Gillette Doesn’t Fear the Beard (And They’re Certainly Not Jinxing the Red Sox)

With the Sox in the World Series, a lot of people in Boston aren’t shaving these days, but a Gillette spokesperson says that’s OK.

Scraggly, unkempt beards have become the symbolic representation of the Red Sox determination to bring home the World Series trophy in 2013.

And in a time when razor retailers are already having trouble adjusting to the shift in facial hair preferences, people might think that the innovators behind the blades are pulling at their shirt collars trying to figure out what to do about the excessive promotion of putting down the razor, and going for the natural look.

But at Gillette, they’re embracing the movement, especially during the World Series.

“There is trend when it comes to the playoff beard. It’s something we have dealt with before,” says Susan Oguche, spokesperson for Gillette, which has headquarters in Fort Point. “It’s for a particular purpose … it’s to support the team,” and they understand that.

Oguche wouldn’t specify if the company plans to help Sox fans get a cleaner look once the series comes to an end, no matter the outcome, but they have hosted events in the past. “I’m not at liberty to divulge,” she says, weary of the superstition that comes with being a sports fan. “We are looking at a few ways to participate, though. We don’t want to jinx anything, so we don’t want to be too loud about those plans.”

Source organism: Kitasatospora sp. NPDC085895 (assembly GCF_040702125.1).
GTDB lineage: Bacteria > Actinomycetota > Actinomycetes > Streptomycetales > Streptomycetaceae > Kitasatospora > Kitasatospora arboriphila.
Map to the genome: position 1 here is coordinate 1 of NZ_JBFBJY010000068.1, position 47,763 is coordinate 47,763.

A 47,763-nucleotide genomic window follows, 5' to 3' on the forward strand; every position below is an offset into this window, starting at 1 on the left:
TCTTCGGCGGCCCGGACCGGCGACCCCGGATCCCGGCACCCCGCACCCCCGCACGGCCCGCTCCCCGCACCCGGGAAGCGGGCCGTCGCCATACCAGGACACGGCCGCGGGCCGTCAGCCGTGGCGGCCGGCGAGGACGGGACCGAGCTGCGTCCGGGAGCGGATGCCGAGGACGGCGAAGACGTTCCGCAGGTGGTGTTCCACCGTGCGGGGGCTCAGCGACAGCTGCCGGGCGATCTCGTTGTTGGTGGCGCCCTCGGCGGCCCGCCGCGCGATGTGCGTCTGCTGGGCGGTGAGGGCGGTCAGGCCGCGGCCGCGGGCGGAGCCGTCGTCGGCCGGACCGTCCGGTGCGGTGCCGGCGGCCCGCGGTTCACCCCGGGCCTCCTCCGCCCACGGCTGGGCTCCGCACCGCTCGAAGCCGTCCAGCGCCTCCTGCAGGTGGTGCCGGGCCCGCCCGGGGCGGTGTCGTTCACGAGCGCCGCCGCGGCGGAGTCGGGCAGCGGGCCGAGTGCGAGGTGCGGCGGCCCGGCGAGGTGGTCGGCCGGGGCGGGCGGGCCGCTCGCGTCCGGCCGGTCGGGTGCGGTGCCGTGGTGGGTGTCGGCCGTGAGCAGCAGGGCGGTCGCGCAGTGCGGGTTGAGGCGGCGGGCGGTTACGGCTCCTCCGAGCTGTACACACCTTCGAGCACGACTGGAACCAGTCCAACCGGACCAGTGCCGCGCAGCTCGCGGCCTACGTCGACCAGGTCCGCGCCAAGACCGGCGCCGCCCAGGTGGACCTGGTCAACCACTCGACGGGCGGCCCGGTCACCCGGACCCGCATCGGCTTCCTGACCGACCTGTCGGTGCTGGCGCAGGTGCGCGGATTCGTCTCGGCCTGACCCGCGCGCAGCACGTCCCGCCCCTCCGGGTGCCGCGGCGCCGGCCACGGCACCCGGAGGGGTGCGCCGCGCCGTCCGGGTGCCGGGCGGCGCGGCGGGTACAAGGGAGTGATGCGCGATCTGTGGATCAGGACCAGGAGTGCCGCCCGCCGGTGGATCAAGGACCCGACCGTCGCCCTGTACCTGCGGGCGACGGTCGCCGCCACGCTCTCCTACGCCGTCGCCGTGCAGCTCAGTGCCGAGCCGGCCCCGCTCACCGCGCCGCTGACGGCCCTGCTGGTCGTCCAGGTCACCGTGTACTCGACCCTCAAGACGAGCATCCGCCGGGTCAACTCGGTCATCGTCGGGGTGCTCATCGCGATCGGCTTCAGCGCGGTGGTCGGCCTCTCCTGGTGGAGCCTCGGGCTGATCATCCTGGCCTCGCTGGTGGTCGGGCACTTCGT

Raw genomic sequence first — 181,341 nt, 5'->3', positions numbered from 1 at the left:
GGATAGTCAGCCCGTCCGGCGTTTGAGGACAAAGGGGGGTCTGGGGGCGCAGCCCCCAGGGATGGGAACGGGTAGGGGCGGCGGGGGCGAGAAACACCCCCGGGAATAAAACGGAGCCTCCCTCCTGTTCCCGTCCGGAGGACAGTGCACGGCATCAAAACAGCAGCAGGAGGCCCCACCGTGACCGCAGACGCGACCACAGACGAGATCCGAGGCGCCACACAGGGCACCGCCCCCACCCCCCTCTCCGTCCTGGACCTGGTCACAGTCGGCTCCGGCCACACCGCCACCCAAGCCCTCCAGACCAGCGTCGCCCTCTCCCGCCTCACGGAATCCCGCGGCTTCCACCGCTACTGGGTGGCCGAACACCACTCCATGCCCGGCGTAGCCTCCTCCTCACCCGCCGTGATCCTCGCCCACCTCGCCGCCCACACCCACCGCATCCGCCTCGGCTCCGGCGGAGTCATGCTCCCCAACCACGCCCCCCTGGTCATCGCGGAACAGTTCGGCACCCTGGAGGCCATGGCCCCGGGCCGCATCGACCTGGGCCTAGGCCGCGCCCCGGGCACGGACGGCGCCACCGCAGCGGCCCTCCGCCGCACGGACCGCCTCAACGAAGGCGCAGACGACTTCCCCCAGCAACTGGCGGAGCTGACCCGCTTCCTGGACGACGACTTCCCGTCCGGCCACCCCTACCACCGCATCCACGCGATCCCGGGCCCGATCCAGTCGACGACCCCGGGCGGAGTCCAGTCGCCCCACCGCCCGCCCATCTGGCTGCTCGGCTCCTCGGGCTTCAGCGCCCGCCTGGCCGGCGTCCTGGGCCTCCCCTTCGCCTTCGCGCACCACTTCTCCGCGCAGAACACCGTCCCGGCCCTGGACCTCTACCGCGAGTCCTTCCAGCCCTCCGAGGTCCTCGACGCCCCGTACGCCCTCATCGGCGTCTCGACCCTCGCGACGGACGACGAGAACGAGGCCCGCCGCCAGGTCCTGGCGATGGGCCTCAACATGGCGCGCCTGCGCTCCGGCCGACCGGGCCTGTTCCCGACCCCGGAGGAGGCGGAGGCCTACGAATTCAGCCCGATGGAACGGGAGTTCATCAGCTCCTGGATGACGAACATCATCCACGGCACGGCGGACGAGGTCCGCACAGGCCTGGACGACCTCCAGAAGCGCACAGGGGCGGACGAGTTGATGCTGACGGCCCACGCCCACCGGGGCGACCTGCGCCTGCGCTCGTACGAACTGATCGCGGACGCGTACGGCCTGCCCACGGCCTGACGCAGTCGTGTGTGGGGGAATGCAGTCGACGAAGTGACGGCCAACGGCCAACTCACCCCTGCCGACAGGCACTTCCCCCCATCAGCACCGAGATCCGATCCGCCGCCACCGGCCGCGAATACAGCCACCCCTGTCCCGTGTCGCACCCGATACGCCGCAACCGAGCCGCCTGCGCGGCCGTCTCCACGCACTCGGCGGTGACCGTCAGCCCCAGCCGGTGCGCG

In August, news came out that razor sales in general took a major hit with fewer people turning to the blades to get a clean shave. Market professionals said there were several factors contributing to the decline, including the acceptance of stubble. The rally behind the Red Sox sure didn’t help as the team offered $1 tickets to people with beards, and created a guide on how to identify players by their facial hair. Not to mention their the slogan “Fear the Beard,” which a company like Gillette would take quite literally.

While the beard-tugging Red Sox can’t take all the blame for the dip in razor sales (discount razor websites have also put a dent in the major market), Gillette has been doing its best to welcome all forms of facial hair, priding themselves in being a “men’s grooming” company.

For the second time ever, the razor company has partnered with Movember, a health charity organization, to celebrate a month of mustache-growing to raise awareness and combat prostate and testicular cancer. On Tuesday, they will have a shave-off event to jumpstart Movember, at Gillette Stadium, with New England Patriots wide receiver Danny Amendola and New England Revolution defender Kevin Alston.

And while other sports affiliates tend to their mustaches for the next month, when the time comes, Gillette will likely do something to help members of the Red Sox do away with their hair, like they did with the Bruins in 2011, as soon as the season is over. “We have done a lot of celebratory shave-type events over the years, so I don’t think this will be different,” says Oguche.

  • Stuart Braun

    Personally, long beards are rather disgusting – I can’t imagine playing professional athletics in an uncomfortable, scruffy, unattractive, potentially grimy long beard, unless one feels more comfortable in a beard than unshaven, if one is into a Samson fetish, if one is a fan of the House of David crew of long ago, or of the ultra-orthodox rabbi presence. I become very uncomfortable when unshaven.

    On the other hand, a well-trimmed beard and -maintained is rather stylish, a la Matt Carpenter of the Cardinals.